A computer program advances analysis of the neural connections in the human brain and includes a linked view for users to view both the 3-D image (top) and 2-D closeups of the neural bundles.
The program could help scientists better understand myelinated axons, which are linked to a variety of pathologies, including autism.
The bundles of individual nerves that transmit information from one part of the brain to the other, like fiber-optic cables, are so intricate and so interwoven that they can be difficult to trace through standard imaging techniques.
The goal of the new software is simplicity. The planar maps extract the neural bundles from the imaging data and present them in 2-D—a format familiar to medical professionals working with brain models and the web interface integrates the neural maps into a geographical digital maps framework that professionals can use seamlessly to explore the data.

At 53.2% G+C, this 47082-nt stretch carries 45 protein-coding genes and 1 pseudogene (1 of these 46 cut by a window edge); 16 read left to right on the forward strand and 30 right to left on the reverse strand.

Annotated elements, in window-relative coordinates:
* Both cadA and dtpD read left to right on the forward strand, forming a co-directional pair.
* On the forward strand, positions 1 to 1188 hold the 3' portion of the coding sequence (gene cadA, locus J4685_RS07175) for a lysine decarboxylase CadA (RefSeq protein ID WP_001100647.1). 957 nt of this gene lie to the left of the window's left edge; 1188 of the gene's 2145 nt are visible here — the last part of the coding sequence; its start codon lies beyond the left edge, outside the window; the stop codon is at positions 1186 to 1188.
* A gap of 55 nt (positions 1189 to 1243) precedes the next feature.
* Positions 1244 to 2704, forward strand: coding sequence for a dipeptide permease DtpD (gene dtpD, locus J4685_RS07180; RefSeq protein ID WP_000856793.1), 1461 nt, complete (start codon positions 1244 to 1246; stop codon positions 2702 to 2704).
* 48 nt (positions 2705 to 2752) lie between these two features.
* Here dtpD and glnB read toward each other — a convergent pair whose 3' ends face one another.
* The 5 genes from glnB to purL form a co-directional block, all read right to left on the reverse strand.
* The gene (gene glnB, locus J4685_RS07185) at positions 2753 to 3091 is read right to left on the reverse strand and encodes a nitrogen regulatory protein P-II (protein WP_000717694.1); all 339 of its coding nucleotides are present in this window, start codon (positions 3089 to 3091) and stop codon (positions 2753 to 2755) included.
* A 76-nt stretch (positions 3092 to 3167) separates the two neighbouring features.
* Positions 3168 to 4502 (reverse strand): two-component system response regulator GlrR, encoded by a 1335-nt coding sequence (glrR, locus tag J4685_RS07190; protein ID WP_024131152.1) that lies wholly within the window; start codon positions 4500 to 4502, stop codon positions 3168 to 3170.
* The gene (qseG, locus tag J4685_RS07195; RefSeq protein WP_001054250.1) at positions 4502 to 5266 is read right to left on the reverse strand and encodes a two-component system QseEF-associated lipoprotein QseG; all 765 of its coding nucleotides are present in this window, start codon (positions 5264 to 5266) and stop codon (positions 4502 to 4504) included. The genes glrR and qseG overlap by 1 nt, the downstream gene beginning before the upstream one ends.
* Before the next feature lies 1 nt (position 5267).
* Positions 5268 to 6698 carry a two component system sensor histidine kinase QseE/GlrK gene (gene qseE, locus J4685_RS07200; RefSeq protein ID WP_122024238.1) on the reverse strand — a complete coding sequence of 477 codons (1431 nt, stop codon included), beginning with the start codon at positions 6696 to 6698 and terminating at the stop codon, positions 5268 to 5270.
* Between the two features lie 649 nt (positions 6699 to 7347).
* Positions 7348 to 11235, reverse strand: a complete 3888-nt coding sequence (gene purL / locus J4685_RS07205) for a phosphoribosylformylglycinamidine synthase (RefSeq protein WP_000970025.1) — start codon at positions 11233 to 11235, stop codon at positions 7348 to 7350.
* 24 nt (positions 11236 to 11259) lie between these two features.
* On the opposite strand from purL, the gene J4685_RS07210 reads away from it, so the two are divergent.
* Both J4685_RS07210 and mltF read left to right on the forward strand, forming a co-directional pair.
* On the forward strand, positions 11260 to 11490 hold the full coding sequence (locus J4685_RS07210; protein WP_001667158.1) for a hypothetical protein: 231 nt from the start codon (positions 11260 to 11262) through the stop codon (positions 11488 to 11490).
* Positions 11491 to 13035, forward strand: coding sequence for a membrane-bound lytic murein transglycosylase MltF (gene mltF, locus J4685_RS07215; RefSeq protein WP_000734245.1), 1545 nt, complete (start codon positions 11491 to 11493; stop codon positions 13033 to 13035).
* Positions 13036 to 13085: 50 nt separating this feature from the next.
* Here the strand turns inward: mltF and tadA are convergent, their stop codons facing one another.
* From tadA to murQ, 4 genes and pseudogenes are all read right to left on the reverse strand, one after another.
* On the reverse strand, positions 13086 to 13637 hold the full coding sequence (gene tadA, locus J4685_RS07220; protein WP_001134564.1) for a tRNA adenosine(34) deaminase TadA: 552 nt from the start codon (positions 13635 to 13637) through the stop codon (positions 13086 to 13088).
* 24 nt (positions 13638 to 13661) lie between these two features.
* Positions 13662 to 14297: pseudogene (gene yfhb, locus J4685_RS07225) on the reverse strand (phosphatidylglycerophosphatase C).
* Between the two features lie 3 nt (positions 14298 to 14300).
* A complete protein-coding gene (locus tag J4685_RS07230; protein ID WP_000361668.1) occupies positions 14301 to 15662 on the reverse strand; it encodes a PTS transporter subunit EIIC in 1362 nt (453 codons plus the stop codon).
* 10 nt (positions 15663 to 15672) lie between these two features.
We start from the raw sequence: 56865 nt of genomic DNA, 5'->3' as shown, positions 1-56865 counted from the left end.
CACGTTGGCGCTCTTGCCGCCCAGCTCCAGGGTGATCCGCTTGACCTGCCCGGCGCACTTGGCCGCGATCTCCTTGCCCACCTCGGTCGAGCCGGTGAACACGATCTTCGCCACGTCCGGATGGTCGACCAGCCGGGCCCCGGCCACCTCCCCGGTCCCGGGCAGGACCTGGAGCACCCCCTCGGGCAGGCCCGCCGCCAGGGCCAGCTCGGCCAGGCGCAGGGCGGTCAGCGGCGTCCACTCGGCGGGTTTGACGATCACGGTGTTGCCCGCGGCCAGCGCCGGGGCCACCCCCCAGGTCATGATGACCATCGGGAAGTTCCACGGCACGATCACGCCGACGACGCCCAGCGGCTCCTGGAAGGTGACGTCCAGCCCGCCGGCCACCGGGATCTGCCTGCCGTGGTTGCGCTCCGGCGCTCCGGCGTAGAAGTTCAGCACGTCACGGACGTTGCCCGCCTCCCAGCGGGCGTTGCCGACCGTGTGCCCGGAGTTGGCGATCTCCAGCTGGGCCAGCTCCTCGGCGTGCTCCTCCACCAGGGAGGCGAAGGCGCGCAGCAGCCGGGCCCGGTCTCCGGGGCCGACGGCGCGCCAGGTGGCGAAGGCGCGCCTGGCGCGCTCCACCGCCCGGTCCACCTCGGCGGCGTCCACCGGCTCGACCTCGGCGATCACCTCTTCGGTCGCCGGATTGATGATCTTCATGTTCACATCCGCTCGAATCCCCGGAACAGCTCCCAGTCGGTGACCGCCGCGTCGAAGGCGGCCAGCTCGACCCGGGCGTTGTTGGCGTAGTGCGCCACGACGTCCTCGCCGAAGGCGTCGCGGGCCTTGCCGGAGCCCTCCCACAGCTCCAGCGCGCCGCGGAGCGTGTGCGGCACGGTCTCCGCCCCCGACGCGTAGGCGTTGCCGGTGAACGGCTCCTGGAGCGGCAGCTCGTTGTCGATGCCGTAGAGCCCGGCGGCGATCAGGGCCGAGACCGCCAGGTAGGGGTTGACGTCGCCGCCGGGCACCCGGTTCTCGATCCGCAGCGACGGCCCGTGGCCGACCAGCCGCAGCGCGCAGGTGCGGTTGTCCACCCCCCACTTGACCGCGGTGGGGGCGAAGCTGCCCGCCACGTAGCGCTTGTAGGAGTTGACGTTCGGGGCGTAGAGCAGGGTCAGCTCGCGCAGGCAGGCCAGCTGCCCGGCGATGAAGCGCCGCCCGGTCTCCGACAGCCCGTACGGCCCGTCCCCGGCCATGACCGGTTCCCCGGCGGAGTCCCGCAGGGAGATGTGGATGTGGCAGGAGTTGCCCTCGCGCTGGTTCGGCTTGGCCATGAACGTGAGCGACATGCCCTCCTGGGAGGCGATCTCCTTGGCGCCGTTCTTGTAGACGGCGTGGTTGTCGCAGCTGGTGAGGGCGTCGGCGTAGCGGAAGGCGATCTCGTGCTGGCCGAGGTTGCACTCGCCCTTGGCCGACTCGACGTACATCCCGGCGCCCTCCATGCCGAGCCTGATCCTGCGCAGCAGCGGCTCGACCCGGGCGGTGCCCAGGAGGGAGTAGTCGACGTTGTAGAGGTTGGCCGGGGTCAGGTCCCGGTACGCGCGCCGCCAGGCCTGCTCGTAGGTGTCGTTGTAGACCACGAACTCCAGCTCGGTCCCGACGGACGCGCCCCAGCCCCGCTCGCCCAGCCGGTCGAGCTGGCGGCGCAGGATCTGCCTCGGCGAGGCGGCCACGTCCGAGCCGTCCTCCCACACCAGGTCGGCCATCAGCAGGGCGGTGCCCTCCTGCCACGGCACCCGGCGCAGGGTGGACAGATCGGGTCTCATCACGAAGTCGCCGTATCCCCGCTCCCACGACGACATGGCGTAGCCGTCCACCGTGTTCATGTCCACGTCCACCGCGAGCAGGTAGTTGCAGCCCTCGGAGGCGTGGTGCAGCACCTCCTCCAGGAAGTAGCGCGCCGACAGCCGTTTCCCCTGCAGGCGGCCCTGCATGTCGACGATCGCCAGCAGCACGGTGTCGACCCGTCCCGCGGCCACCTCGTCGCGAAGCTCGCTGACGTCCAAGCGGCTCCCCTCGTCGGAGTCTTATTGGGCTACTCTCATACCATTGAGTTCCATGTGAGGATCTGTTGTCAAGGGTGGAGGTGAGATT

“In short, we have developed a new way to make 2-D diagrams that illustrate 3-D connectivity in human brains,” says David Laidlaw, professor of computer science at Brown University. “You can see everything here that you can’t really see with the bigger (3-D) images.”
The National Institutes of Health funded the research.
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